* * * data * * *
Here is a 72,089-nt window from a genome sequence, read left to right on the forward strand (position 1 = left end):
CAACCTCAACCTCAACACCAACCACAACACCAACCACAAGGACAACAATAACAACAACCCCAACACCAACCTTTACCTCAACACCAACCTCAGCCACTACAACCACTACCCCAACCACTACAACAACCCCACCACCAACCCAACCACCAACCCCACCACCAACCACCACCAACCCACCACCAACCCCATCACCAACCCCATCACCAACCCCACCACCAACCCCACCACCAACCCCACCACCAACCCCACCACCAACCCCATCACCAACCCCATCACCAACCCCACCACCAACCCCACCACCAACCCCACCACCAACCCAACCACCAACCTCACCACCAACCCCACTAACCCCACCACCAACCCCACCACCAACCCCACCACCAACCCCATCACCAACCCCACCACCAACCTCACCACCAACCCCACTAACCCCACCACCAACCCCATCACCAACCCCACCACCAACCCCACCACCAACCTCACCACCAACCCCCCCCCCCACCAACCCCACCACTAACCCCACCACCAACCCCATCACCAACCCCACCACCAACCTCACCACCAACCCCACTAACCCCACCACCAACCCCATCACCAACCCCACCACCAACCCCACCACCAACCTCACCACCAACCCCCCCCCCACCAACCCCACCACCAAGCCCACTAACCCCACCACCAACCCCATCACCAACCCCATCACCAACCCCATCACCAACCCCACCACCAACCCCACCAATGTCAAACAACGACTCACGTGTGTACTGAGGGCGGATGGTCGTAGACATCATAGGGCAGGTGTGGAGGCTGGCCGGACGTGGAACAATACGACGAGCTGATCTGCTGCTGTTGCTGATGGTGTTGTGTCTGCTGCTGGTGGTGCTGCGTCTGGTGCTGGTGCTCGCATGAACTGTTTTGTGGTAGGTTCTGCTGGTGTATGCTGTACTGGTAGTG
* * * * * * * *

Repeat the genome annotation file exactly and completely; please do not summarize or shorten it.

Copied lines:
Here is a 72,089-nt window from a genome sequence, read left to right on the forward strand (position 1 = left end):
CAACCTCAACCTCAACACCAACCACAACACCAACCACAAGGACAACAATAACAACAACCCCAACACCAACCTTTACCTCAACACCAACCTCAGCCACTACAACCACTACCCCAACCACTACAACAACCCCACCACCAACCCAACCACCAACCCCACCACCAACCACCACCAACCCACCACCAACCCCATCACCAACCCCATCACCAACCCCACCACCAACCCCACCACCAACCCCACCACCAACCCCACCACCAACCCCATCACCAACCCCATCACCAACCCCACCACCAACCCCACCACCAACCCCACCACCAACCCAACCACCAACCTCACCACCAACCCCACTAACCCCACCACCAACCCCACCACCAACCCCACCACCAACCCCATCACCAACCCCACCACCAACCTCACCACCAACCCCACTAACCCCACCACCAACCCCATCACCAACCCCACCACCAACCCCACCACCAACCTCACCACCAACCCCCCCCCCCACCAACCCCACCACTAACCCCACCACCAACCCCATCACCAACCCCACCACCAACCTCACCACCAACCCCACTAACCCCACCACCAACCCCATCACCAACCCCACCACCAACCCCACCACCAACCTCACCACCAACCCCCCCCCCACCAACCCCACCACCAAGCCCACTAACCCCACCACCAACCCCATCACCAACCCCATCACCAACCCCATCACCAACCCCACCACCAACCCCACCAATGTCAAACAACGACTCACGTGTGTACTGAGGGCGGATGGTCGTAGACATCATAGGGCAGGTGTGGAGGCTGGCCGGACGTGGAACAATACGACGAGCTGATCTGCTGCTGTTGCTGATGGTGTTGTGTCTGCTGCTGGTGGTGCTGCGTCTGGTGCTGGTGCTCGCATGAACTGTTTTGTGGTAGGTTCTGCTGGTGTATGCTGTACTGGTAGTG